In the spring of 1998, the estimable music critic Robert Hilburn wrote a profile of Billy Corgan for the Los Angeles Times in which he intimated that his band, the Smashing Pumpkins, was a solid bet for remaining in the vanguard of rock music for years to come.
This idea was far from controversial at the time. Since the early ’90s, the Pumpkins had been a commercial and critical juggernaut, a linchpin member of the alternative rock scene that had rendered the garish hair metal of the previous decade culturally, if not commercially, irrelevant.
And in the spring of ’98, the Pumpkins were one of the few alt-rock acts still genuinely interested in pushing onwards into new creative territory. (The band’s 1998 album “Adore” forayed into electronic music, a significant stylistic break from the guitar-heavy assault found on its first three albums.) At the end of the 20th century, if you had to wager the farm on one American band dominating the rock landscape of the forthcoming millennium, the Pumpkins represented a good choice.
That long and glorious reign atop the rock charts did not, as we now know, come to fruition. “Adore” and the Pumpkins’ next album, “Machina/The Machines of God,” failed to resonate with audiences and critics to the degree that their previous works did. The band disbanded in December 2000, shortly after taking the then curious step of releasing one final album, “Machina II/The Friends & Enemies of Modern Music,” for free via the internet.
And just like that, the Pumpkins were gone, transmuted into a historical footnote from one of the last eras in which guitar-based rock dominated pop culture.
Today, it’s not difficult to understand why the Pumpkins failed to replicate their early career successes. (It should be noted that Corgan did reform the band in the mid-2000s, though the new incarnation included only one other member of the original lineup, the inimitable drummer Jimmy Chamberlain. And the band’s subsequent albums have failed to make a palpable impact on pop music culture.)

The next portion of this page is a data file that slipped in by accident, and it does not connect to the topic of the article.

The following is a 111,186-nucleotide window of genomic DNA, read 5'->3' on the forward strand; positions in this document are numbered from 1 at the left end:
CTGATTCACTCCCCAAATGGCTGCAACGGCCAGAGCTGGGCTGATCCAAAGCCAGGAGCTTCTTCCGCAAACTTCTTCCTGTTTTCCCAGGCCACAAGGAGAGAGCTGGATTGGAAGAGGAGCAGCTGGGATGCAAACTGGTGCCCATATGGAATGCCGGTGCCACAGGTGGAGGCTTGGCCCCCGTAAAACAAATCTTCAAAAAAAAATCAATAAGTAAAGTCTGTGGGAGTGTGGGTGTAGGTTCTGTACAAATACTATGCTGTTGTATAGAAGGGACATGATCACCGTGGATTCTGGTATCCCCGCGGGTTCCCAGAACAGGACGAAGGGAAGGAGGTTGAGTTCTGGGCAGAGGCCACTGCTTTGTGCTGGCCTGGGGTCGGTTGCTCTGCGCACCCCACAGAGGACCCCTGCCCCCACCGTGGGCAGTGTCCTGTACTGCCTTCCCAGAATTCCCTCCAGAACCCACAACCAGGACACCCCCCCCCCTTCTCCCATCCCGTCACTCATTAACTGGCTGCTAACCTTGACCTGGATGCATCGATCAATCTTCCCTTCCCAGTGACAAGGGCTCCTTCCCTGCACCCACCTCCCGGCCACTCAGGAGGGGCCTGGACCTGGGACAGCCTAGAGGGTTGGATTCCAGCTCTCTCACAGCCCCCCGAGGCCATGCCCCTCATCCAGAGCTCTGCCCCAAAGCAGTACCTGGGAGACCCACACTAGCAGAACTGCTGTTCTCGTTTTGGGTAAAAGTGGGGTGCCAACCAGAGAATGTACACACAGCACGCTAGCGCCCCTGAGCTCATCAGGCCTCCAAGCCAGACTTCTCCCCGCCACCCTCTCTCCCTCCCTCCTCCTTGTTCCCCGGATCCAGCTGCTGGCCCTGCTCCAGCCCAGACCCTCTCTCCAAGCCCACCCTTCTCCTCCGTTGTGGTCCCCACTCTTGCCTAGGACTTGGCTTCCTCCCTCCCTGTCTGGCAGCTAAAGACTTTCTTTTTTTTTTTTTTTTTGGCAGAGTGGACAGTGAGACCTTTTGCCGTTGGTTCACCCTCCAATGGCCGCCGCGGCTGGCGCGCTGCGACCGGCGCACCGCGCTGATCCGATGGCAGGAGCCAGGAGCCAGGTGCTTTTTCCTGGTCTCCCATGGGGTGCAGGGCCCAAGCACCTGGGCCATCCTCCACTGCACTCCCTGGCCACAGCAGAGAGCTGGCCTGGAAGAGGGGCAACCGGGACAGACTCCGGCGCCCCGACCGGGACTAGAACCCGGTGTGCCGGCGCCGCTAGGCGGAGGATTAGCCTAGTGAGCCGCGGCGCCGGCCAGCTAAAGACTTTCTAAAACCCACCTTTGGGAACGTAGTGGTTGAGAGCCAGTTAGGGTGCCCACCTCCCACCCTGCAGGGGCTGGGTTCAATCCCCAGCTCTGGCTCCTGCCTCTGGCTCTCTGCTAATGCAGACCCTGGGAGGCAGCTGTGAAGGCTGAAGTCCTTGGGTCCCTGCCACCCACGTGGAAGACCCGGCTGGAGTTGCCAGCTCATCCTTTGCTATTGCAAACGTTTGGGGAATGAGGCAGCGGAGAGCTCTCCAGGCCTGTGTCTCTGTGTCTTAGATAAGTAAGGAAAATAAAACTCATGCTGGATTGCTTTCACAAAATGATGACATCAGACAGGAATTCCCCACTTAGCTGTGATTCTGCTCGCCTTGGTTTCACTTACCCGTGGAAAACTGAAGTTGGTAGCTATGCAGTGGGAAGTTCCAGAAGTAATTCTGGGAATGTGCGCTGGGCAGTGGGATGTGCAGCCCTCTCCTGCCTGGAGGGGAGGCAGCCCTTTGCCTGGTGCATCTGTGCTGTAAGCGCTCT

Corgan’s mercurial and occasionally domineering personality always appeared to have a less than positive effect on group chemistry, as did Chamberlain’s on-again, off-again drug habit. As a unit, the Pumpkins made exquisite music but did not radiate stability, and so their breakup, at least when viewed in hindsight, reads like a forgone conclusion
But while the Pumpkins' demise makes sense from the vantage of today, what’s far more difficult to comprehend is why the band has, in the years since its initial breakup, become something of an afterthought in critical circles. Spin magazine first recognized the phenomenon of the Pumpkins' declining stature in November 2005, noting “the band’s reputation seems to erode every year.”
When Rolling Stone issued a special issue on '90s music, it neglected to even list the group on the cover alongside less eminent alt-rock acts. And this week, the Rock and Roll Hall of Fame announced the nominations for the 2017 class and the list of nominees failed to include the Pumpkins, who are now eligible for induction.
The exclusion of the Pumpkins from the 2017 Hall of Fame nominees list is puzzling to say the least. This is a band that in the words of music critic Jim DeRogatis — whose mediocre reviews of certain Pumpkins albums preclude him from accusations of vapid fanboyishness — was a vaunted member of “alternative rock’s holy trinity.”